He also often develops a spirit of cooperation with other pack members; thus, in a human group, he will do his best to be acknowledged and accepted.
A cat, on the other hand, hunts by himself. Not only that, but because in the wild he becomes both predator and prey, he tends to exhibit great caution so he does not attract the attention of a predator. His “coldness and aloofness” becomes merely a remnant of this built-in protectiveness. Once secure in his surroundings, this coldness and aloofness may disappear.
You can see, then, that a cat first has to learn to trust. Once he trusts you, his attitude can change a great deal.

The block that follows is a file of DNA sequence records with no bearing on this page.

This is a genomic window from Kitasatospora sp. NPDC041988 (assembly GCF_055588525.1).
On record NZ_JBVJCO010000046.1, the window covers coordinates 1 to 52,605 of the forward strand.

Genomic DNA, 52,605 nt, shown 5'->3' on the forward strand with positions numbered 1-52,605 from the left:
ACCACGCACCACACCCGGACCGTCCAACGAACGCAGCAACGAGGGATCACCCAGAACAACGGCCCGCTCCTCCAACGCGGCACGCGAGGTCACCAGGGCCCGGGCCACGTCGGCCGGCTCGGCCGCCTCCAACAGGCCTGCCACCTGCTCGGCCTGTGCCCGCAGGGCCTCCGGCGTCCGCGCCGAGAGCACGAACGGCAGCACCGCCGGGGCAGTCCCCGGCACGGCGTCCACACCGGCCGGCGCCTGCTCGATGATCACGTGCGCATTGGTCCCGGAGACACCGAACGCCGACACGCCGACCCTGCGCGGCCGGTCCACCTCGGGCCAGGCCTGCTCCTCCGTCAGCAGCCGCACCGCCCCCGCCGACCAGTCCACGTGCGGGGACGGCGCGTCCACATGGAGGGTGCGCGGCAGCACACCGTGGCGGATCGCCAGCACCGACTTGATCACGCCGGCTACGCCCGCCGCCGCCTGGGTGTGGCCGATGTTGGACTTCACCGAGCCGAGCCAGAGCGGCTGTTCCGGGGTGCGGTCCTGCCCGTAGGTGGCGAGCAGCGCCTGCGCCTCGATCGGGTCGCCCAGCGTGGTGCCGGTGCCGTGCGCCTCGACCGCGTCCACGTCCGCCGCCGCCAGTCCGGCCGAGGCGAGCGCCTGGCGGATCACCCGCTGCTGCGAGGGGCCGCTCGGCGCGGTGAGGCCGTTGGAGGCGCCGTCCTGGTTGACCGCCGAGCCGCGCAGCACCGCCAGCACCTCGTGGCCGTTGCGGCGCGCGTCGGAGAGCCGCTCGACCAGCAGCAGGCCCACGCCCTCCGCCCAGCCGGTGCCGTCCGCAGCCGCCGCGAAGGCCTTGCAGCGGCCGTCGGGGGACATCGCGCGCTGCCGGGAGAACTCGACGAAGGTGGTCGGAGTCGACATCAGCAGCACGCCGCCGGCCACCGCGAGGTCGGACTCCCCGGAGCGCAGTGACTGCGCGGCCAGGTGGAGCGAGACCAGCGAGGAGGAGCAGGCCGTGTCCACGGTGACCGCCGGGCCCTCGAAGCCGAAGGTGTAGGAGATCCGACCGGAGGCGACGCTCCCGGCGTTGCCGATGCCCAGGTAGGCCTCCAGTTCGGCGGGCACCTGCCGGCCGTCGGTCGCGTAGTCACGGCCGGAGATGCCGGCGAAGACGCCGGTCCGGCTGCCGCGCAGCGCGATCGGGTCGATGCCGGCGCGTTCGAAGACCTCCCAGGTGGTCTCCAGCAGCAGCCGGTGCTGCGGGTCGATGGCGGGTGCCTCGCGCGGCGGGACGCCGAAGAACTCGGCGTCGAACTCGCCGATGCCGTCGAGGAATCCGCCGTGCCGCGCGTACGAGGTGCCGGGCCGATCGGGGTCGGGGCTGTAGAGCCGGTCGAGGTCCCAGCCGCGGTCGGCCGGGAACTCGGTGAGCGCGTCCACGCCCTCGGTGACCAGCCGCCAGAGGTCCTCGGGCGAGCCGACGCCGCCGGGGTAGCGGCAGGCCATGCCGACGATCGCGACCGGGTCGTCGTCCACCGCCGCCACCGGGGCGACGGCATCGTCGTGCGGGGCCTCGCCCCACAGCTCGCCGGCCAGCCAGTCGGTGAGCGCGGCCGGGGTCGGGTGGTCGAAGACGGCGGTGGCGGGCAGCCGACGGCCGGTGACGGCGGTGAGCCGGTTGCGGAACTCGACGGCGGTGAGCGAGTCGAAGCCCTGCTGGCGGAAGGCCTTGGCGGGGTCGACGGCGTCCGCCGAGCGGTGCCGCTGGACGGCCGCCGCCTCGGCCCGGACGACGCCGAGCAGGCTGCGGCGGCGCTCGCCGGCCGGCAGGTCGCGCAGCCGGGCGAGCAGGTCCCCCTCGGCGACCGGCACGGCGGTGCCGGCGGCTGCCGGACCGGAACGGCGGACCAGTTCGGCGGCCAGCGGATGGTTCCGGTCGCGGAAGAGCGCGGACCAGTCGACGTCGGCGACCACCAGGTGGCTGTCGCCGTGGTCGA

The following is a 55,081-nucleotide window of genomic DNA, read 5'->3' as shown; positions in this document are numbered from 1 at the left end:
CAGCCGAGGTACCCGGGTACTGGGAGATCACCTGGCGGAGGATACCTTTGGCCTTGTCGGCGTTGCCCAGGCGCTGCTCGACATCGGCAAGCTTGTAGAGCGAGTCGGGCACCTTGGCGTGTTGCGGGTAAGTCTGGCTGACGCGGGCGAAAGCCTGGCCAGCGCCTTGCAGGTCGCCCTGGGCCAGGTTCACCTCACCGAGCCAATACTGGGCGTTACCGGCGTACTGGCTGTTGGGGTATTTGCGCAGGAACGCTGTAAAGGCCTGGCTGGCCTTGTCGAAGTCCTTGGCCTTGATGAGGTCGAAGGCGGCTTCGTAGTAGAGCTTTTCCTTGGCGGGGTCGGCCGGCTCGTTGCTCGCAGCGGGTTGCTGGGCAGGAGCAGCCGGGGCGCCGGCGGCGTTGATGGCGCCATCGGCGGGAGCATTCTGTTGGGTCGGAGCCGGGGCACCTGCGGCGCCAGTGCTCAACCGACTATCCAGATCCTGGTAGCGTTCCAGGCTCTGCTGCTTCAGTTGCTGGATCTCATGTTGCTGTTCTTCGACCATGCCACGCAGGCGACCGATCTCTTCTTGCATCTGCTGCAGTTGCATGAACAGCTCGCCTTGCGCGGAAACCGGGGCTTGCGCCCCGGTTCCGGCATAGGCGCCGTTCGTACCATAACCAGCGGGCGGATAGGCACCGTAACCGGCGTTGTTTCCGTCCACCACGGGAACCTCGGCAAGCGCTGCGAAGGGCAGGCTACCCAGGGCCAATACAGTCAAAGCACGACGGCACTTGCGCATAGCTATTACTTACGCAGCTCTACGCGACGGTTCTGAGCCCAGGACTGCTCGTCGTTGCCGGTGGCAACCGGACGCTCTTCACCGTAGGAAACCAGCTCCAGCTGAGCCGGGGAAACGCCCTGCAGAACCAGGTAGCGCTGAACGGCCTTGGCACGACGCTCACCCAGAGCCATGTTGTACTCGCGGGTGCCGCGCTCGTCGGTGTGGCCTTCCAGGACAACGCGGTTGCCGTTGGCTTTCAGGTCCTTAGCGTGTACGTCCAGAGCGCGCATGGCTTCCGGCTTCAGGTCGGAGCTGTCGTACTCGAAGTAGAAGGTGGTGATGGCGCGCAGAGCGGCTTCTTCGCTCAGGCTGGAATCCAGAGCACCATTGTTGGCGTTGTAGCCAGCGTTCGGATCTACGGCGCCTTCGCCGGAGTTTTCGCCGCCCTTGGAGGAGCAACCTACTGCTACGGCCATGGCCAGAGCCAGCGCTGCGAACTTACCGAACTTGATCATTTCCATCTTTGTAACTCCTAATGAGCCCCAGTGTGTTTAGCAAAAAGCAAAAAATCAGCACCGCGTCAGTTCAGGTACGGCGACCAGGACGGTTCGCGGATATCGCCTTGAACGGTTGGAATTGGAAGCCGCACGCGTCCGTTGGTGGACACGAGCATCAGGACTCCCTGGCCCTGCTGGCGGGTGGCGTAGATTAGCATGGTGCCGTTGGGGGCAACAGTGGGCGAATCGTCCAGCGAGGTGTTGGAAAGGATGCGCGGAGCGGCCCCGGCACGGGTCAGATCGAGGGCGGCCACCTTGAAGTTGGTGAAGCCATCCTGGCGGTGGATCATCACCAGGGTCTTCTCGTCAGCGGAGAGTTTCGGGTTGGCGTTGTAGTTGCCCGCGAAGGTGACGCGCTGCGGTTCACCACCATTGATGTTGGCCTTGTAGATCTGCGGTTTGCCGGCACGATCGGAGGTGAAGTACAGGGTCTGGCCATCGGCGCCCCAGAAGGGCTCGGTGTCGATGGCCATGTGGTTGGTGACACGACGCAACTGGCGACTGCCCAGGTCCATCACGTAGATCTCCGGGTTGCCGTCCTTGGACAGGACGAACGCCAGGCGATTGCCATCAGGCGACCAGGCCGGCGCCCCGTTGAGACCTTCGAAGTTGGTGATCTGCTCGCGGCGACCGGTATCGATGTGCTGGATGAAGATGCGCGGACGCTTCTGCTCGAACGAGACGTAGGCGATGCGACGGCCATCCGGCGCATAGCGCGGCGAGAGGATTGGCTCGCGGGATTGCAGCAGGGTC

Why will the cat select one person over another to bond with? We can see several reasons. First of all, a cat can sense things about you that you do not need to tell him. Often, he has an idea as to whether you fill the role of “favorite human” or not. Therefore, he has, to some extent, a preconceived notion about you.
He will investigate those feelings about you as he gets to know you. You can perhaps understand the reasons why the cat selects you as his favorite human. Consider these factors that help influence his decision.
You Feed Him
Your cat remembers who feeds him. It’s one step to gaining trust and bonding, but only one of the reasons. Not only does kitty want his meal, but because he lives by routine, he wants it at the same time each day. Helping a cat to live by his routine earns you points.